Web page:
Ryan’s such a sweetheart…
Monthly Archives: April 2012
So I jumped on the bandwagon this week–this picture of wildflowers made me sneeze just LOOKIN at it–sorry Ryan.
I’ve been chewing on this for a day now. How to say this. How to make a statement that rings clear enough without being overly emotional or sentimental. Hell, I don’t even know how to START talking about this, let alone do so with any sense of logic.
A few days ago a mother killed her child. A 4 year-old child. She was a stay-at-home mom. That child had been diagnosed with Autism.
Articles about this abound–but it is one statement from News Channel 10 in San Diego that felt like a knife to my heart:
“San Diego police sources told 10News Corby was a stay-at-home mother pushed to the edge handling a difficult child with autism.”
With that simple little sentence, blame was placed squarely on the child. You know–the one who DIED. As if he weren’t even human.
Suddenly the outpouring of “concern” for the mother and the “hardships” she had to bear begin.
- ” I hope the media and health professionals team up to advise parents there are resources to help you deal with an autistic child.”
- “…people just don’t get it…the daily drain of dealing with a difficult child.”
- “It is financially, mentally, emotionally, and socially devastating to have a child with autism. As the child matures into an adult there are very few services. The future at this moment in time is bleak for people with autism.
- I have stories where the most sane people in our community have snapped and done weird things with their autistic child because of the extreme behaviors that can be present. It is sad and tragic. We need more supports for families and people with autism. Autism is now an epidemic that no one is addressing adequately.”
(emphasis added by ME)
I read comments like this and think–am I wrong to vent my frustrations? Do people REALLY think an Autism diagnosis is the end of the world? Look at the choice in words I highlighted: bleak, deal with, devastating. I read this and it makes me want to stop blogging. Because statements like this take this woman–this alleged murderer–from the realm of Susan Smith and Casey Anthony–women HATED by society when they snapped and (allegedly) murdered their own neurotypical children–to someone who needs “compassion” and “understanding” for the “hardships”with which she had to deal.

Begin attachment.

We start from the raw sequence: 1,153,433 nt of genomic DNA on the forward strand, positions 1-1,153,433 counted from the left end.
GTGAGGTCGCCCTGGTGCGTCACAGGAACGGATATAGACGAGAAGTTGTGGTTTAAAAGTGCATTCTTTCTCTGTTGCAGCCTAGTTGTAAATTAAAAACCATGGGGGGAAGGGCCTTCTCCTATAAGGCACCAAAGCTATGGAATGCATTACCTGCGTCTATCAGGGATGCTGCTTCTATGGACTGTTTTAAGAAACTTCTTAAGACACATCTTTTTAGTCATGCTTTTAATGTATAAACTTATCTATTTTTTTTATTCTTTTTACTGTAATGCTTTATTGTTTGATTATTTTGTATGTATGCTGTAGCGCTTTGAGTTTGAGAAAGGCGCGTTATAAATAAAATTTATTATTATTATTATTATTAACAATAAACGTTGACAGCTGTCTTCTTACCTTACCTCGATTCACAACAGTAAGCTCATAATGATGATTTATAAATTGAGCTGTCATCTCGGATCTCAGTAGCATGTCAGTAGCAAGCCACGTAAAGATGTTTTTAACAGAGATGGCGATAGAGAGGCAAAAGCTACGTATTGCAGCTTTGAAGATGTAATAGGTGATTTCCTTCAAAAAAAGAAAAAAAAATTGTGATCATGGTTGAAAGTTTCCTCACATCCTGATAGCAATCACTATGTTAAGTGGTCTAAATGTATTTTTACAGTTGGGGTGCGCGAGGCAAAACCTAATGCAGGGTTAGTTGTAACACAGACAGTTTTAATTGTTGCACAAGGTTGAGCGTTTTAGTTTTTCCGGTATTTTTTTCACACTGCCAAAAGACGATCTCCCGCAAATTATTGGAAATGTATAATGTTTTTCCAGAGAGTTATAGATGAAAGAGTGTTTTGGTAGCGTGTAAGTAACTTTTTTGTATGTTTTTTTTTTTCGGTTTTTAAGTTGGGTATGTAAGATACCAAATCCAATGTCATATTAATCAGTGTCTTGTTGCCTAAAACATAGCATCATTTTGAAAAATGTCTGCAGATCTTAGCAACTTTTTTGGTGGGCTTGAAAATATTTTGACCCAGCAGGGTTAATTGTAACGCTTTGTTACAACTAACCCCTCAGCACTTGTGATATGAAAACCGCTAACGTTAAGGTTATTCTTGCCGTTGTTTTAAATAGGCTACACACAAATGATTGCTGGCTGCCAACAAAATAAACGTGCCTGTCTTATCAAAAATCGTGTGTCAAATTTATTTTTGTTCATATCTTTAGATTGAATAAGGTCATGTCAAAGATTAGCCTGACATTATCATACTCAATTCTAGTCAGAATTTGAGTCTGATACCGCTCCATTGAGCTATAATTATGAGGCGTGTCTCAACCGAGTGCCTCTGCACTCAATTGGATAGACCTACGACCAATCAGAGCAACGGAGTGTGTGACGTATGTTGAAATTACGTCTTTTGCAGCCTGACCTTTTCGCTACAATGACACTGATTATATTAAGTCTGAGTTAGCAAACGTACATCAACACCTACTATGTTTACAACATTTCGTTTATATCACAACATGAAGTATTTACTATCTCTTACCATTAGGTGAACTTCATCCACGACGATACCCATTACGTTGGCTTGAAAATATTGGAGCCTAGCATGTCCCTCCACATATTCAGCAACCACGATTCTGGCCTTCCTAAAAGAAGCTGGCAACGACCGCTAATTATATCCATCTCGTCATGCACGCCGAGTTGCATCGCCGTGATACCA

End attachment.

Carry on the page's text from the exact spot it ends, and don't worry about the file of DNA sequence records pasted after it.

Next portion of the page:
Does no one else see they hypocrisy here? And the very dangerous slippery slope created by this argument? By “justifying” this killing because she was “pushed to the edge” this news agency is perpetuating the argument that the lives of children and people with Autism, or any disability are not as valuable as those who are neurotypical.
Autism has many forms–it is a spectrum disorder after all. My son’s Autism is not the same as my friends, such as Marj or Sunday or Jill–but no matter the “hardships” we face, no matter how rock bottom we get, we all agree on one thing: hurting our child(ren) is NOT an option. Hell, I can’t even imagine hurting myself or my husband only because of the damage it would do to my child. IT. IS. NOT. AN. OPTION.
But moreover–why can we not address the fact that mothering–ON ANY LEVEL–can be difficult for some? Why is it assumed that this woman was mentally unstable, but that other women who murder their children are cold blooded killers? Again–this creates the argument that the diagnosis of a disability in your child is a free pass for crazy.
I know plenty of mothers of special needs and neurotypical children. I’ve seen some with picture-perfect catalog editions of children teetering on the edge of sanity and in need of a good therapist. I’ve seen some with kids on the far end of the spectrum, with violent, non-verbal children handle life with amazing aplomb and peace. Most of us–you know, every day folk with every sort of kid–manage, day to day, some good some bad, like people do. Parenting any child can be a challenge for some, and NONE of that has to do with our kids’ abilities or challenges. It has everything to do with a person’s readiness to parent, to grow, to deal with society, and the media portrayal of parenting, and how much they plan to use or ignore it. It has everything to do with a person’s readiness to lose a bit of themselves, and sacrifice, and be selfless–SELFLESS–no matter the cost. It has everything to do with that person. PERIOD. We don’t blame children for divorce do we? Or for financial ruin? or for any of the other adult choices we make? Because if you do, then frankly, you are still a child yourself.
Our job here as parents to to raise these lil larvae so that they can become butterflies.